YOU ARE HERE: LAT HomeCollections

The Kitchen Cabinet

Getting the Wrinkles Out of Shopping for a New Iron

January 12, 1989|MINNIE BERNARDINO | Times Staff Writer

There's just no escape to ironing, a domestic chore that has pressed its way back from the Egyptian era to modern day. And with the resurgence of natural fibers, laundry irons have become even hotter. Another trend that puts irons back to work is dressed-up tables, using a variety of interesting fabrics for tablecloths, overlays and napkins. A far cry from the clunky and heavy early electric inventions, the new streamlined irons are lightweight, a feature that can be attributed to improvements in plastic technology.

Today there's an iron for every whim or need. If you're forgetful, there are irons equipped with electronic timers and microchip controllers that shut off automatically when not in use. If you can't live without the spray bottle, you definitely should look into an iron that features a spray button, which releases thin jets of water to dampen those creases. And don't worry about having to use distilled water, another great development is that the new irons can take tap water.

And who's got the best steam? Competing in this hot arena are models with "burst of steam" features and larger reservoir capacity. Another welcomed factor is ease in ironing and cleaning. To alleviate this common problem, soleplates now come finished with specially treated, easy-glide, non-stick coatings. And if looks are important to you, some irons now come in fashion colors, in bold or pastel shades.

If you're in the market for a new iron this year, these newer irons were designed to make ironing a more pleasant and bearable task for you.

The most unique feature of the Tefal Steam Iron is its extremely smooth soleplate. In tests conducted by ironing across the zipper on a pair of jeans 12,000 times, non-stop, the soleplate on the Tefal iron came out like new--smooth and scratch-free. This lightweight iron from France exclusively features Super Gliss soleplate, a coating of pure Durilium. Tefal's theory is that when the plate is scratched, it picks up starch and dirt and becomes difficult to clean. Easy gliding is possible because friction between the fabric being ironed and the iron surface is also reduced by up to 20%.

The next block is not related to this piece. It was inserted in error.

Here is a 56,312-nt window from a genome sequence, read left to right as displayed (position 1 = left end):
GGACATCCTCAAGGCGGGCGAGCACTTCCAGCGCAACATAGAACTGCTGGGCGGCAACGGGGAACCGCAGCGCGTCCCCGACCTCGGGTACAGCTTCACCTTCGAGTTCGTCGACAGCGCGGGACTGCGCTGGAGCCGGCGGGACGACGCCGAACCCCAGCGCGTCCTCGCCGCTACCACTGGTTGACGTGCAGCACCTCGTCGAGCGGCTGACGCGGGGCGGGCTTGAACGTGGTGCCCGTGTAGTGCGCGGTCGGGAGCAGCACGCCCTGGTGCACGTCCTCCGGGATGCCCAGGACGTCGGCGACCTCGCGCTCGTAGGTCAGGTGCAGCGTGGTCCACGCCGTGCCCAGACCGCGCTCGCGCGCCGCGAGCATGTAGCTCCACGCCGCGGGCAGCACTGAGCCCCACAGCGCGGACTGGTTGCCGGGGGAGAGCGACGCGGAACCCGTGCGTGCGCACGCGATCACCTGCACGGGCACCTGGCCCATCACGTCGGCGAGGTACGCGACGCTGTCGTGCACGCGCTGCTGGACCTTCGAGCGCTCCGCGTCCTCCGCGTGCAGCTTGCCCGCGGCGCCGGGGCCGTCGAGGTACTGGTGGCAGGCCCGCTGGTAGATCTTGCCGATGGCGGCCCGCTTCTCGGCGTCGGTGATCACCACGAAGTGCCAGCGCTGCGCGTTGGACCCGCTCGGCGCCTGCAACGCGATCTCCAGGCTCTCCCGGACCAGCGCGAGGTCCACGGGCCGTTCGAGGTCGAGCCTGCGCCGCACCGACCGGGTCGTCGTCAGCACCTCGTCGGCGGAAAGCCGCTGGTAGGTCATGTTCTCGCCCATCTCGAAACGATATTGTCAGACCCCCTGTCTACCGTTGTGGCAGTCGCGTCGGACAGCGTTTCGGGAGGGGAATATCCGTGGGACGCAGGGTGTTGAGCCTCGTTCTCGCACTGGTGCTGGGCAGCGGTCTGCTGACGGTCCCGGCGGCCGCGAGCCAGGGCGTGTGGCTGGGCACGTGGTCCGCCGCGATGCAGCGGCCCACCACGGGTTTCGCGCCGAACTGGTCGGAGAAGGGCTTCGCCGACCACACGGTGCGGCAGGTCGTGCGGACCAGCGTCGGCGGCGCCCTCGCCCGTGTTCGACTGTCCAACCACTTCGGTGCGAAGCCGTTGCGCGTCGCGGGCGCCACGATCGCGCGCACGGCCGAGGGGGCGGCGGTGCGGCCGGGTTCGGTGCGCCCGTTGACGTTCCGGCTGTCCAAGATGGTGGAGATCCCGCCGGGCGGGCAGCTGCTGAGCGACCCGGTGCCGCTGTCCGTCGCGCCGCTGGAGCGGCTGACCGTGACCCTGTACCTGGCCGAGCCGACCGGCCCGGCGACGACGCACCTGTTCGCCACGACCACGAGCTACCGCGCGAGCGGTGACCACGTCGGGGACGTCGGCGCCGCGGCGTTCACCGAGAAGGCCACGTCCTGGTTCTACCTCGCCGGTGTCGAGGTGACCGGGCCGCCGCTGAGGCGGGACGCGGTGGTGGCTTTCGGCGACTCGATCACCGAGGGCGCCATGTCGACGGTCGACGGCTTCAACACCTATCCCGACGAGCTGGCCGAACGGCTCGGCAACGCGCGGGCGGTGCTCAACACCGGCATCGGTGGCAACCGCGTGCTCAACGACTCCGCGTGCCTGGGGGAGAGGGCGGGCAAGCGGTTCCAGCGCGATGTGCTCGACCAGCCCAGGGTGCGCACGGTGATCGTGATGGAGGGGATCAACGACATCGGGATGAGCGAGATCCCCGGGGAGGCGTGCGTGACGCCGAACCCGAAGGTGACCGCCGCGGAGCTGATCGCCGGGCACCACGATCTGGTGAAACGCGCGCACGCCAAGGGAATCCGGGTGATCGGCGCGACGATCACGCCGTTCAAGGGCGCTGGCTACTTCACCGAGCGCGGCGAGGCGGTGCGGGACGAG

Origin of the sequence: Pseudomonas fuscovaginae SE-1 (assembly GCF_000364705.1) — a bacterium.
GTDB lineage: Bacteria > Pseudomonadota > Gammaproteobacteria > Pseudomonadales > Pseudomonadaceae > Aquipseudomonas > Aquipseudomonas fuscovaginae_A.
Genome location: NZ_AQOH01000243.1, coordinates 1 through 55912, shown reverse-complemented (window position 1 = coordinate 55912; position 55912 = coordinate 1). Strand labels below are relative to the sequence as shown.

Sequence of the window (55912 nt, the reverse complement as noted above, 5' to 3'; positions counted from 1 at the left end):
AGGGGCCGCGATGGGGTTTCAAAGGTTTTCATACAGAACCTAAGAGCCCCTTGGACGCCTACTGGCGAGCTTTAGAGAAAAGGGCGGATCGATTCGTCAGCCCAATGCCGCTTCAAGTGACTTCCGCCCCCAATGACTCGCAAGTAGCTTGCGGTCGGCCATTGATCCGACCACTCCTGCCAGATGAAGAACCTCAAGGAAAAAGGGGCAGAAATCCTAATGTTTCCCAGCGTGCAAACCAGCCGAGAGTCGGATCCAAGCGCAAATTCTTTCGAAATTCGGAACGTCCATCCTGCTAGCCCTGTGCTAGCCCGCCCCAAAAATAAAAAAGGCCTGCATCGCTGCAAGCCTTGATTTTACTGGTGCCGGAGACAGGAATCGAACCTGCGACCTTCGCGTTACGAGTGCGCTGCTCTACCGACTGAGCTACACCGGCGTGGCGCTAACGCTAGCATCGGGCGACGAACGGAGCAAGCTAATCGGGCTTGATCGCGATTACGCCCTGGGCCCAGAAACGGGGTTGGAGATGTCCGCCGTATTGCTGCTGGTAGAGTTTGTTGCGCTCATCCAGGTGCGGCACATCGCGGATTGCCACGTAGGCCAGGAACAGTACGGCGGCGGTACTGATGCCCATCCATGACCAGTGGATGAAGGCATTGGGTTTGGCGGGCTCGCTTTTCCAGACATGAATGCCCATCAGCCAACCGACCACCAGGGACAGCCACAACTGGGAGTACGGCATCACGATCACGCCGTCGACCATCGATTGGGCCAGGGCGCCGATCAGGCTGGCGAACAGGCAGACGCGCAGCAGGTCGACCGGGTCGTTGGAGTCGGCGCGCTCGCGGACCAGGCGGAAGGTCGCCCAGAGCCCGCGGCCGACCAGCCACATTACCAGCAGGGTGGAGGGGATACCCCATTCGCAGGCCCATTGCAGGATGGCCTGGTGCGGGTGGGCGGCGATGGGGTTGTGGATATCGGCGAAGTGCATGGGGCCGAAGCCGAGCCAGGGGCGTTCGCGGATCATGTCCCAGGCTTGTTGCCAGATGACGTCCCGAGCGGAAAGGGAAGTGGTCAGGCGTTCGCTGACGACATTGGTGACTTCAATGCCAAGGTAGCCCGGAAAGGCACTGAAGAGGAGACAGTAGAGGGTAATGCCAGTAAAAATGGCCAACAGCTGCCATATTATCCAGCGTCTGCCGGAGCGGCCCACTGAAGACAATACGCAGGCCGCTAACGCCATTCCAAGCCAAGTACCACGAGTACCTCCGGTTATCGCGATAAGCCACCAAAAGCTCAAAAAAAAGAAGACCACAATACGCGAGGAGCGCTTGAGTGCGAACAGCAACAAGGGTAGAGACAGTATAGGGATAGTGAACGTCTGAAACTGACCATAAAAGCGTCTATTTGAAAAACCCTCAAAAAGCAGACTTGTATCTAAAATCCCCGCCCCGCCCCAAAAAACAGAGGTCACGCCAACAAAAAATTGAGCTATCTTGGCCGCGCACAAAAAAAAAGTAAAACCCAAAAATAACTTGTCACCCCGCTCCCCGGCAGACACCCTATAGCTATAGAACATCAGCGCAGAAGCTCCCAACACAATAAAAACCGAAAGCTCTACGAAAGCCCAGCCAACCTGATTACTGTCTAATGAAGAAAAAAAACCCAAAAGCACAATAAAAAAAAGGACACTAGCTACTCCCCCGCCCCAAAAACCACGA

Sleek-looking in white with pastel trims, the Tefal irons are available in two types of model series: the more deluxe Pressing Plus series (from $75 to $80) and the lightweight Pressing Light Series ($60). The first type, which comes in two models, features the following: an automatic shut-off system after 30 seconds in a horizontal position and after five minutes when left upright; a self-cleaning feature, an anti-clogging valve, six temperature control settings to suit any fabric, water spray button, burst of steam (30 grams steam per minute) a transparent water tank with 7 1/2-ounce capacity, a reversible cord for left or right hand use and convenient cord storage in heel.

The Pressing Light Series has all of the above features except for the automatic shut-off and limited burst of steam functions; both irons provide a 10-year limited warranty on the soleplate.

A company that's been in the iron business for over 75 years and who pioneered the first automatic steam iron is Rowenta from West Germany. In addition to its popular line of Tapmaster Iron series (from $55) that features all the bells and whistles found in an ideal steam-and-spray iron, Rowenta has included two advanced models. The latest and and most exciting addition is the Rowenta Excellence Iron DA-82 ($75). This powerful 1,200-watt iron is designed with a convenient "tank-within-a tank" system that maintains hydrostatic pressure necessary inside the water tank to produce a constant level of steam no matter how much water is in the reservoir.

The Excellence iron seems to have a mind of its own. As the density of fabrics increases, the steam pressure increases, forcing steam into the nap of even the most difficult fabrics; and vice versa for light and delicate fabrics. The water tank is transparent and detachable and when removed, one can maneuver the iron under cuffs or inside pleats. Aside from having the power to deliver a super shot of steam on demand, the Rowenta iron has extra large-size soleplate for greater steam distribution.

The Rowenta Control Electronic Iron DA-80 ($80) offers a full shiny metal base and is said to "think on its feet" even when it's not standing. Like the Tefal iron, it is equipped with a microchip that enables the iron to turn off automatically if it is left resting on its base for 30 seconds or if left upright unattended 8 minutes. But going a step further, the Rowenta version even turns off automatically if it tips over or drops to the floor. The shut-off is indicated by a built-in audible alarm that instantly beeps for two minutes.

Los Angeles Times Articles